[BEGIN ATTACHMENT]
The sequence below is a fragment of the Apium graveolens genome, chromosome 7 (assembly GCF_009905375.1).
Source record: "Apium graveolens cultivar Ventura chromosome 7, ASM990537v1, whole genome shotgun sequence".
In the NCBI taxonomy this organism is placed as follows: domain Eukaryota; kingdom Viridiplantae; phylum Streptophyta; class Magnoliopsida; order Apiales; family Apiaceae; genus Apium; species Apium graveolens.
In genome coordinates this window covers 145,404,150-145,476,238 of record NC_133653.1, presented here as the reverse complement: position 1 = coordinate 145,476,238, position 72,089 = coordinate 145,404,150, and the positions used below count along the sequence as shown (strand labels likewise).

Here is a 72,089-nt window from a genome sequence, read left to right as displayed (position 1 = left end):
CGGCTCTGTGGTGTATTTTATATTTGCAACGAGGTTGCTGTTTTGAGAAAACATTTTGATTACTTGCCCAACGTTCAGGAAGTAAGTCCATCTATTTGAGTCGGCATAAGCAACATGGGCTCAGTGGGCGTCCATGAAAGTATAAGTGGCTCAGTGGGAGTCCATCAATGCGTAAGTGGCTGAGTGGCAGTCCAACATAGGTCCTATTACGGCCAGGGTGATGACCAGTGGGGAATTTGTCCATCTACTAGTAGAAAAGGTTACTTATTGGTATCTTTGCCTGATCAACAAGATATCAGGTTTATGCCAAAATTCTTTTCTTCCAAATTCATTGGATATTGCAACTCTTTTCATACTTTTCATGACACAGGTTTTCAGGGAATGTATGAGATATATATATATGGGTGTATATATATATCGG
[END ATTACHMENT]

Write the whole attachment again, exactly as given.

The sequence below is a fragment of the Apium graveolens genome, chromosome 7 (assembly GCF_009905375.1).
Source record: "Apium graveolens cultivar Ventura chromosome 7, ASM990537v1, whole genome shotgun sequence".
In the NCBI taxonomy this organism is placed as follows: domain Eukaryota; kingdom Viridiplantae; phylum Streptophyta; class Magnoliopsida; order Apiales; family Apiaceae; genus Apium; species Apium graveolens.
In genome coordinates this window covers 145,404,150-145,476,238 of record NC_133653.1, presented here as the reverse complement: position 1 = coordinate 145,476,238, position 72,089 = coordinate 145,404,150, and the positions used below count along the sequence as shown (strand labels likewise).

Here is a 72,089-nt window from a genome sequence, read left to right as displayed (position 1 = left end):
CGGCTCTGTGGTGTATTTTATATTTGCAACGAGGTTGCTGTTTTGAGAAAACATTTTGATTACTTGCCCAACGTTCAGGAAGTAAGTCCATCTATTTGAGTCGGCATAAGCAACATGGGCTCAGTGGGCGTCCATGAAAGTATAAGTGGCTCAGTGGGAGTCCATCAATGCGTAAGTGGCTGAGTGGCAGTCCAACATAGGTCCTATTACGGCCAGGGTGATGACCAGTGGGGAATTTGTCCATCTACTAGTAGAAAAGGTTACTTATTGGTATCTTTGCCTGATCAACAAGATATCAGGTTTATGCCAAAATTCTTTTCTTCCAAATTCATTGGATATTGCAACTCTTTTCATACTTTTCATGACACAGGTTTTCAGGGAATGTATGAGATATATATATATGGGTGTATATATATATCGG